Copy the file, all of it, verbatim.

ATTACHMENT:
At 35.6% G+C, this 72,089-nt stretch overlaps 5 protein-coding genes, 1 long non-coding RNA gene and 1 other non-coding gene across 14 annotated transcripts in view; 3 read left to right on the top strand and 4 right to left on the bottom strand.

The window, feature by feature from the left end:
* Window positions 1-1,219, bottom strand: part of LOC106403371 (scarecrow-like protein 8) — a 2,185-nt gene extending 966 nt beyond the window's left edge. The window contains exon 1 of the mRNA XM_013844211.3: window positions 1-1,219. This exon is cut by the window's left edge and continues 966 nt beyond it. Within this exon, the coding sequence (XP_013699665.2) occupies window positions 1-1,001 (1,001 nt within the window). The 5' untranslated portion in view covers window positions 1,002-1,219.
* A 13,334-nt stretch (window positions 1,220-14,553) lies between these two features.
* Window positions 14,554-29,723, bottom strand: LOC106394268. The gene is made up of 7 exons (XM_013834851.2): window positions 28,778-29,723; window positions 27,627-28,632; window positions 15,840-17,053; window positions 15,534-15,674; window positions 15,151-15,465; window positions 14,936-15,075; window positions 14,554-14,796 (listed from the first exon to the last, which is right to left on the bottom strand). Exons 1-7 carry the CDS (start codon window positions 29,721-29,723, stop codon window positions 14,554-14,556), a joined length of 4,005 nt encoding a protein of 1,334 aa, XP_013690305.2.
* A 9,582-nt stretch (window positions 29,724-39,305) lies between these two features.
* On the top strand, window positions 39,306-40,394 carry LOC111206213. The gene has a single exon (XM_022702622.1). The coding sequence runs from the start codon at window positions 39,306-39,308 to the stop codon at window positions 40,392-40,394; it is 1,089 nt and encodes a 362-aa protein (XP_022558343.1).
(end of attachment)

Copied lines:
At 35.6% G+C, this 72,089-nt stretch overlaps 5 protein-coding genes, 1 long non-coding RNA gene and 1 other non-coding gene across 14 annotated transcripts in view; 3 read left to right on the top strand and 4 right to left on the bottom strand.

The window, feature by feature from the left end:
* Window positions 1-1,219, bottom strand: part of LOC106403371 (scarecrow-like protein 8) — a 2,185-nt gene extending 966 nt beyond the window's left edge. The window contains exon 1 of the mRNA XM_013844211.3: window positions 1-1,219. This exon is cut by the window's left edge and continues 966 nt beyond it. Within this exon, the coding sequence (XP_013699665.2) occupies window positions 1-1,001 (1,001 nt within the window). The 5' untranslated portion in view covers window positions 1,002-1,219.
* A 13,334-nt stretch (window positions 1,220-14,553) lies between these two features.
* Window positions 14,554-29,723, bottom strand: LOC106394268. The gene is made up of 7 exons (XM_013834851.2): window positions 28,778-29,723; window positions 27,627-28,632; window positions 15,840-17,053; window positions 15,534-15,674; window positions 15,151-15,465; window positions 14,936-15,075; window positions 14,554-14,796 (listed from the first exon to the last, which is right to left on the bottom strand). Exons 1-7 carry the CDS (start codon window positions 29,721-29,723, stop codon window positions 14,554-14,556), a joined length of 4,005 nt encoding a protein of 1,334 aa, XP_013690305.2.
* A 9,582-nt stretch (window positions 29,724-39,305) lies between these two features.
* On the top strand, window positions 39,306-40,394 carry LOC111206213. The gene has a single exon (XM_022702622.1). The coding sequence runs from the start codon at window positions 39,306-39,308 to the stop codon at window positions 40,392-40,394; it is 1,089 nt and encodes a 362-aa protein (XP_022558343.1).